Surname: Rugg

Narrative of the Captivity of Nehemiah How

A Narrative of the captivity of Nehemiah How, who was taken by the Indians at the Great Meadow Fort above Fort Dummer, where he was an inhabitant, October 11th, 1745. Giving an account of what he met with in his traveling to Canada, and while he was in prison there. Together with an account of Mr. How’s death at Canada. Exceedingly valuable for the many items of exact intelligence therein recorded, relative to so many of the present inhabitants of New England, through those friends who endured the hardships of captivity in the mountain deserts and the damps of loathsome prisons. Had the author lived to have returned, and published his narrative himself, he doubtless would have made it far more valuable, but he was cut off while a prisoner, by the prison fever, in the fifty-fifth year of his age, after a captivity of one year, seven months, and fifteen days. He died May 25th, 1747, in the hospital at Quebec, after a sickness of about ten days. He was a husband and father, and greatly beloved by all who knew him.

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Abstracts of Wills on File in the City of New York Surrogate’s Office 1660-1680

Abstracts of wills on file in the surrogate’s office city of New York 1660-1680. From May 1787 to the present, county surrogate’s courts have recorded probates. However, the court of probates and court of chancery handled estates of deceased persons who died in one county but who owned property in another. An 1823 law mandated that all probates come under the jurisdiction of the county surrogate’s courts. Each surrogate’s court has a comprehensive index to all probate records, including the unrecorded probate packets. Interestingly enough, there are wills existing and on record at the Surrogate’s Office in New York City for the time-span of 1660-1680. Genealogical extracts of these wills have been provided below.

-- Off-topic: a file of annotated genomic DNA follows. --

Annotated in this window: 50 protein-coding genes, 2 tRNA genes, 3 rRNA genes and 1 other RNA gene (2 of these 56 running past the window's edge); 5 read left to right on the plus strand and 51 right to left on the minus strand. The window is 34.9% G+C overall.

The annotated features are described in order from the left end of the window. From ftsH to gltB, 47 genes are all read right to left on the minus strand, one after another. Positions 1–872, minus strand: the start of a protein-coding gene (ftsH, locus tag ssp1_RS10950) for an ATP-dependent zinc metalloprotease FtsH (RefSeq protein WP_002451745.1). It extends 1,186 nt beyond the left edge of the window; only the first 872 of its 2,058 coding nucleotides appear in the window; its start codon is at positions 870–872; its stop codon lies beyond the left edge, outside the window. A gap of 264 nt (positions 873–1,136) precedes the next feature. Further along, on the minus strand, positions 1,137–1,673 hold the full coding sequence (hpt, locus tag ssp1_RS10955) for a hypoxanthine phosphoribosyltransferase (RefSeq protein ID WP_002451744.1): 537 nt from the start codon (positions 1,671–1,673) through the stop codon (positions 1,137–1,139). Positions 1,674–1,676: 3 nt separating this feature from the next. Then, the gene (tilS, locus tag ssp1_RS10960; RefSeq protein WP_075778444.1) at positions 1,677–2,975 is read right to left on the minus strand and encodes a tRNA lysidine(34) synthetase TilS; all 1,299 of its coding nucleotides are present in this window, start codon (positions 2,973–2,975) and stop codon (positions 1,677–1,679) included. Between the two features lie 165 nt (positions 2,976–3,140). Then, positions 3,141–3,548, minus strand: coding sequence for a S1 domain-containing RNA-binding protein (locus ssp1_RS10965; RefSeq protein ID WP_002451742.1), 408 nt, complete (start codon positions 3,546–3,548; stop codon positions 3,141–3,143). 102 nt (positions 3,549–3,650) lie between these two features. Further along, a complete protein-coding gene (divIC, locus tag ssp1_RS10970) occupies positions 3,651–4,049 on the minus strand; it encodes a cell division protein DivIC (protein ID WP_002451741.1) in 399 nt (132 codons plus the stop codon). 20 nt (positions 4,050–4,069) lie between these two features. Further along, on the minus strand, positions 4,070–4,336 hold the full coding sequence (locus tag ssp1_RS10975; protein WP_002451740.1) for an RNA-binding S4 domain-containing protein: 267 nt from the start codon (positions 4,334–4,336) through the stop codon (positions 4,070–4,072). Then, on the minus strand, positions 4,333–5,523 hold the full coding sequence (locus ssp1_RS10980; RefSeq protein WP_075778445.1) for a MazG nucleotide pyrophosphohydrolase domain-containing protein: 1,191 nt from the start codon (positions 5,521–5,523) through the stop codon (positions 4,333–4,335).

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Will of Roger Rugg – 1675

“Whereas ROGER RUGG, merchant, of this city, dyed lately without making any formal will, yet by a nuncupative will, before sufficient testimony, some short time before his decease, bequeathed his estate to Mr. John Rider and his wife of this city, and desiring Captain Nathaniel Davenport to be assisting unto them, and having made proof of the will before the Court of Mayor and Aldermen.” The said John Rider is made administrator, August 9, 1675. LIBER 1-2, page...

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Biographical Sketch of Daniel Rugg

Daniel Rugg, one of the early settlers of Hinsdale, came from Framingham, Mass., and located as a farmer in the northeastern part of the town, where Daniel Freeman now lives. Here he commenced his pioneer life, on a small clearing, and lived in a log cabin until he built the house now occupied by Mr. Freeman. He reared a family of nine children. none of whom are now living, and attained the age of over eighty years. Elijah, his oldest son, a farmer, located in Windham,. Vt. Nathan, the second son, remained on the homestead with his father, married Sally Gray and reared eleven children, six of whom are living, four in this vicinity, viz.: Mrs. Sarah A. Marsh, a widow, in the village; Hannah H. (Mrs. Erastus Butler), on River street; Fanny (Mrs. Elihu Blanchard). on Main street; and Levi G., a farmer near the town line in Winchester- Nathan Rugg attained the age of eighty-three years and died on the homestead. The other children of Daniel were Betsey, who married Harry Ide, and settled in town; Sally, who married Ivah Newton, a cooper, and also settled here; Daniel, who located in Salem, Mass., where he was a tallow chandler; John, who located in Portsmouth, N. H., also a tallow chandler; and Nellie, who married Pliny Smith, a farmer, and settled in Hinsdale. This family was noted for...

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